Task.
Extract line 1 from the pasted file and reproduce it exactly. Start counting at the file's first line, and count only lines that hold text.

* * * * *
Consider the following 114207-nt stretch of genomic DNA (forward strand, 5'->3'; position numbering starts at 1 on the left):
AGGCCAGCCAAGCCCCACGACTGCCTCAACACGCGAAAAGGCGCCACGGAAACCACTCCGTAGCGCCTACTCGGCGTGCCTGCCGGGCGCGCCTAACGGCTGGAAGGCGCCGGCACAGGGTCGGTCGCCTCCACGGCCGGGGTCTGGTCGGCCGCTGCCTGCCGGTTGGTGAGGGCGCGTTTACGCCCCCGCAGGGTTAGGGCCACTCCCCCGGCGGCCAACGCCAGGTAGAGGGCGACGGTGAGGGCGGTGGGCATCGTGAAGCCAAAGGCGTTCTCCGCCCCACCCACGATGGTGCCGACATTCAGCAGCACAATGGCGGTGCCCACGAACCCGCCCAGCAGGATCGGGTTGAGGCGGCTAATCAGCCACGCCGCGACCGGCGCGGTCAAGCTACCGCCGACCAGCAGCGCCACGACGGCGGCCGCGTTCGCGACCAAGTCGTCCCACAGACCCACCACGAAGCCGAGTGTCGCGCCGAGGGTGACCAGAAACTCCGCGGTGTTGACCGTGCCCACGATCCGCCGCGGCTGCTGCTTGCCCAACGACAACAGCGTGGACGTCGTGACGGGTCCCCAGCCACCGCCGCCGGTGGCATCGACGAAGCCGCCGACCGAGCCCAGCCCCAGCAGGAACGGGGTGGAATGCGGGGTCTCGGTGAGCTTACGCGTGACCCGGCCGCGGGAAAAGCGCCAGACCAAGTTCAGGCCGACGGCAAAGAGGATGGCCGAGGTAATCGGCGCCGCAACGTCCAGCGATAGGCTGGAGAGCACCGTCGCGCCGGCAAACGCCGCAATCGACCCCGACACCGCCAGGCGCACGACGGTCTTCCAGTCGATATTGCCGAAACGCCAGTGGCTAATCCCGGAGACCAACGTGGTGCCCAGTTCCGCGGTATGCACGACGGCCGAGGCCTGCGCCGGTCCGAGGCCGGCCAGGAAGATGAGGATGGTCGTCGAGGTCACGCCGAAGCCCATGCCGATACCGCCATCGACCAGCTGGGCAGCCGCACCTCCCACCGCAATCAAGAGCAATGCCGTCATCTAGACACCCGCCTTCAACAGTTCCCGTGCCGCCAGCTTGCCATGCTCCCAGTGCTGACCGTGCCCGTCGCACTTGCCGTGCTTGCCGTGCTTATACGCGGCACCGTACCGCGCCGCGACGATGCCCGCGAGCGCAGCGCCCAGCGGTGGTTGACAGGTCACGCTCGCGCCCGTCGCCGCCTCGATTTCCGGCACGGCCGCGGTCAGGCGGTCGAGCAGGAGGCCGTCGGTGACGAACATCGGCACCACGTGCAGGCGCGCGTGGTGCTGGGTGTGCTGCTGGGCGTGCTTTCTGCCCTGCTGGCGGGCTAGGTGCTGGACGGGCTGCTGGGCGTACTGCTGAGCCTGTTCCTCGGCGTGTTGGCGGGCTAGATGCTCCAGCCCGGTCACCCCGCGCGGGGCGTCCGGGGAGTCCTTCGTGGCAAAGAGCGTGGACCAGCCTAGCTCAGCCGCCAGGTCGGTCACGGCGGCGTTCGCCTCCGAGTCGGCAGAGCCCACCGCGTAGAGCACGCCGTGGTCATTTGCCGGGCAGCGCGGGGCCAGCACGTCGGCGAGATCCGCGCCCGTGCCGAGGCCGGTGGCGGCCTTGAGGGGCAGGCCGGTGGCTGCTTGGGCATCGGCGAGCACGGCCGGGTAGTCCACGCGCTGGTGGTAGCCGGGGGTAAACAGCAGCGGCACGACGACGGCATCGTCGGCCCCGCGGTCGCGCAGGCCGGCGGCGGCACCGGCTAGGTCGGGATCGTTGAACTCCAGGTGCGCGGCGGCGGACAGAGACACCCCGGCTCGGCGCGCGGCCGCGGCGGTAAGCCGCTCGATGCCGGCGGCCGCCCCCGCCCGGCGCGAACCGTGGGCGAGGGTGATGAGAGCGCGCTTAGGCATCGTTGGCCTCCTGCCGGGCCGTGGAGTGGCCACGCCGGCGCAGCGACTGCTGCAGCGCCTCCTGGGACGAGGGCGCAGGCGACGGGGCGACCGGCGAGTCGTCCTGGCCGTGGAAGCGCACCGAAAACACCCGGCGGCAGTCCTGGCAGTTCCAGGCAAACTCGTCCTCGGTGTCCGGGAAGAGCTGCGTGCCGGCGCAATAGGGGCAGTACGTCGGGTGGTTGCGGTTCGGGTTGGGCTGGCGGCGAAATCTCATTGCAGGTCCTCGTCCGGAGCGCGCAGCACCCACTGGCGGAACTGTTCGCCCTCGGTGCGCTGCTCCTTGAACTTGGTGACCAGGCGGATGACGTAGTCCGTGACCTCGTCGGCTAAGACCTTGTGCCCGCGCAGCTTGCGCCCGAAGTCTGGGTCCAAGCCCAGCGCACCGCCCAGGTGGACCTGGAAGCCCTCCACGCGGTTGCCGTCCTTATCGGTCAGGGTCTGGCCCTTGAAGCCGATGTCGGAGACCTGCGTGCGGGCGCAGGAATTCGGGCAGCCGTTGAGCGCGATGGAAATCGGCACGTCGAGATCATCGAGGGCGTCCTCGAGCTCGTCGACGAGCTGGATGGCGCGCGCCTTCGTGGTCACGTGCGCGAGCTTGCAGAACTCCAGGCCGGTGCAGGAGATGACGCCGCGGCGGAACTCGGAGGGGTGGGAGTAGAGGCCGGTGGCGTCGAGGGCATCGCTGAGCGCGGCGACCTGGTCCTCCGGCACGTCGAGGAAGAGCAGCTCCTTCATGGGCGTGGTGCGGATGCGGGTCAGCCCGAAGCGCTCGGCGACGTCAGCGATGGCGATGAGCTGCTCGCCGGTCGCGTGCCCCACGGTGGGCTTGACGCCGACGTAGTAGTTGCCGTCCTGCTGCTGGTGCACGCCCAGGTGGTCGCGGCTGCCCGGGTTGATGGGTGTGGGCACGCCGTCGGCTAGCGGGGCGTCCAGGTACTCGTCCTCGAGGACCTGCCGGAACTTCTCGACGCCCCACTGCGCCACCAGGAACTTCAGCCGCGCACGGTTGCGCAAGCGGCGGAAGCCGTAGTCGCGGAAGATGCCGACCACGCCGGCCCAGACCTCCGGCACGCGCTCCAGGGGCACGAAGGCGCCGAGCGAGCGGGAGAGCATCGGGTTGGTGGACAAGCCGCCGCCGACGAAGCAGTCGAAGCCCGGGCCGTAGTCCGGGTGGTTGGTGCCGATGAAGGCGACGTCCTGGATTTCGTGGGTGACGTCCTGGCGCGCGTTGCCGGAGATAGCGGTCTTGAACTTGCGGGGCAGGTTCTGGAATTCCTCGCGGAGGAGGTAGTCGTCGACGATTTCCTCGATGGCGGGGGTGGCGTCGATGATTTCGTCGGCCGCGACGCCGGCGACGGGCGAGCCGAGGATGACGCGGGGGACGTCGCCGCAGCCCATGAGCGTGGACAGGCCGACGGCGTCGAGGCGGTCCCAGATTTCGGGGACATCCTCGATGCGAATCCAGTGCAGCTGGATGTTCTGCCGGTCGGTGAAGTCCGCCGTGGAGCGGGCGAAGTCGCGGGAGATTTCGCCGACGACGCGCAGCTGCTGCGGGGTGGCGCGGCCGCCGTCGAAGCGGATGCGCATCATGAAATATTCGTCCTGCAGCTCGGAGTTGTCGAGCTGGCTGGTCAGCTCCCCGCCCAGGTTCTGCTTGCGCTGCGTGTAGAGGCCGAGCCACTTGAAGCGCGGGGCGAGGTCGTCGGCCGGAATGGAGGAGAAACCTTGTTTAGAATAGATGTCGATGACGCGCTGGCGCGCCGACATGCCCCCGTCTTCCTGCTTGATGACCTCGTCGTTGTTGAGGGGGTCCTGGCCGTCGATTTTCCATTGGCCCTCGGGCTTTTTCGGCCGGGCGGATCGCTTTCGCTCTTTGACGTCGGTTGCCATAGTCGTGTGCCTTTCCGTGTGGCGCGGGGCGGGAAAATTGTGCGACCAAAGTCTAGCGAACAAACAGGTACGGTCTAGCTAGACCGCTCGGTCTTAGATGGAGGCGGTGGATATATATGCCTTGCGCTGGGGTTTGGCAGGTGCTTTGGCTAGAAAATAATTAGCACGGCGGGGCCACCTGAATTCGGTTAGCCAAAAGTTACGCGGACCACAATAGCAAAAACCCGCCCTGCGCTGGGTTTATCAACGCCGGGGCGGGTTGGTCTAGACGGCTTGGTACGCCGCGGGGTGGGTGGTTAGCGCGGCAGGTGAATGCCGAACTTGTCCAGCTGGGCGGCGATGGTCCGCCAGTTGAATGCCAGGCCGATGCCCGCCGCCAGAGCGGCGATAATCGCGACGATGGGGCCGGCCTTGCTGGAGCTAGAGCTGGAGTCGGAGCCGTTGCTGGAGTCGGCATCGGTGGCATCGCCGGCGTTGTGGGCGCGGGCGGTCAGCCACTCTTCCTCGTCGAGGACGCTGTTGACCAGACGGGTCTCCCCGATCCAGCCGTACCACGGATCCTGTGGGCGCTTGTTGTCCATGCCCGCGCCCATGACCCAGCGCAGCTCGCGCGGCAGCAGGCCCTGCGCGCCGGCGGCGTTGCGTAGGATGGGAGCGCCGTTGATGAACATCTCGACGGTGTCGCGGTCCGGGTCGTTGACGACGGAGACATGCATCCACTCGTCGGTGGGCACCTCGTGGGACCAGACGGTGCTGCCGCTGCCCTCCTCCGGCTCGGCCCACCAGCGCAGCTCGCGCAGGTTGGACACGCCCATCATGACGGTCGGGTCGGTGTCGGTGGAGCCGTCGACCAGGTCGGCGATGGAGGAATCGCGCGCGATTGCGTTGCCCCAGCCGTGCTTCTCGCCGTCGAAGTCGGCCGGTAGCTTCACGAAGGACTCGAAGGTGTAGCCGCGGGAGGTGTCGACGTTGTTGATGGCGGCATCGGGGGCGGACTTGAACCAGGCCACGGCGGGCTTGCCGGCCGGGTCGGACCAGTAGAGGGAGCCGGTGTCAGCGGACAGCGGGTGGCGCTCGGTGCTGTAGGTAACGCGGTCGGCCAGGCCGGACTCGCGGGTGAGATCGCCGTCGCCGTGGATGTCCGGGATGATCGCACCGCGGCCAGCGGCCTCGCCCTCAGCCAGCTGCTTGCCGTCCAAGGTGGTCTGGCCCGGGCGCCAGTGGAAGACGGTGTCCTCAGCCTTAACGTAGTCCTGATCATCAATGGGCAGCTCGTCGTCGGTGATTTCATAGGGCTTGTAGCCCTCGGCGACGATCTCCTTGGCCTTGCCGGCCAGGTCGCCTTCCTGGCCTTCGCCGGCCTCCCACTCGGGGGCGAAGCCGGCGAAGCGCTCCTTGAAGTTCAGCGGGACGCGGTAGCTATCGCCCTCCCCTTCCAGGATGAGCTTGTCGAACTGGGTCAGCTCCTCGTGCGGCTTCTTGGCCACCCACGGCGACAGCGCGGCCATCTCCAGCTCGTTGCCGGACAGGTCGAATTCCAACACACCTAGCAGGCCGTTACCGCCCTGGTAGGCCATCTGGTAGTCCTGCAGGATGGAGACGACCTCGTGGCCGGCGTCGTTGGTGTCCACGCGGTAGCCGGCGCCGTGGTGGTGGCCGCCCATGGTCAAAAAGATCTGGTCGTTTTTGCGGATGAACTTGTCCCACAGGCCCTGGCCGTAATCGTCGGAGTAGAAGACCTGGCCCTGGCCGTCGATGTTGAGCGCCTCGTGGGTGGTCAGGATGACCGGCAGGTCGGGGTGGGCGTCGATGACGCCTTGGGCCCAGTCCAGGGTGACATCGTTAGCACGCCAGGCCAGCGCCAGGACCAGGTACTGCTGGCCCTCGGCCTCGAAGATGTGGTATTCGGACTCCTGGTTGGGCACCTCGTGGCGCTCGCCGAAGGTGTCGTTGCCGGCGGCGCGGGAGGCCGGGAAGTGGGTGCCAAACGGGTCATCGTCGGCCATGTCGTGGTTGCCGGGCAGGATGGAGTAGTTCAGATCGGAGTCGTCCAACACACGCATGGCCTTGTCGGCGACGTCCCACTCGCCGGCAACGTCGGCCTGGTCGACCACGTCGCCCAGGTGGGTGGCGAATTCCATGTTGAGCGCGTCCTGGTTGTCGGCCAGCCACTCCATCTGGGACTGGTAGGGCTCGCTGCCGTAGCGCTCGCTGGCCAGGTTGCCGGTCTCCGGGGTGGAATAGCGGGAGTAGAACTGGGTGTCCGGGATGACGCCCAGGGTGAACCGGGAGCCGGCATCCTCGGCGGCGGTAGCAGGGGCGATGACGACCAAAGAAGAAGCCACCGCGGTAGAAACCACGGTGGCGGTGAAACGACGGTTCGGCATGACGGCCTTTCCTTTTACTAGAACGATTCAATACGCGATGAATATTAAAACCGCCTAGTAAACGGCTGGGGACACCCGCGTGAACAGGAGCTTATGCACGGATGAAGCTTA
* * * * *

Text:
Consider the following 114207-nt stretch of genomic DNA (forward strand, 5'->3'; position numbering starts at 1 on the left):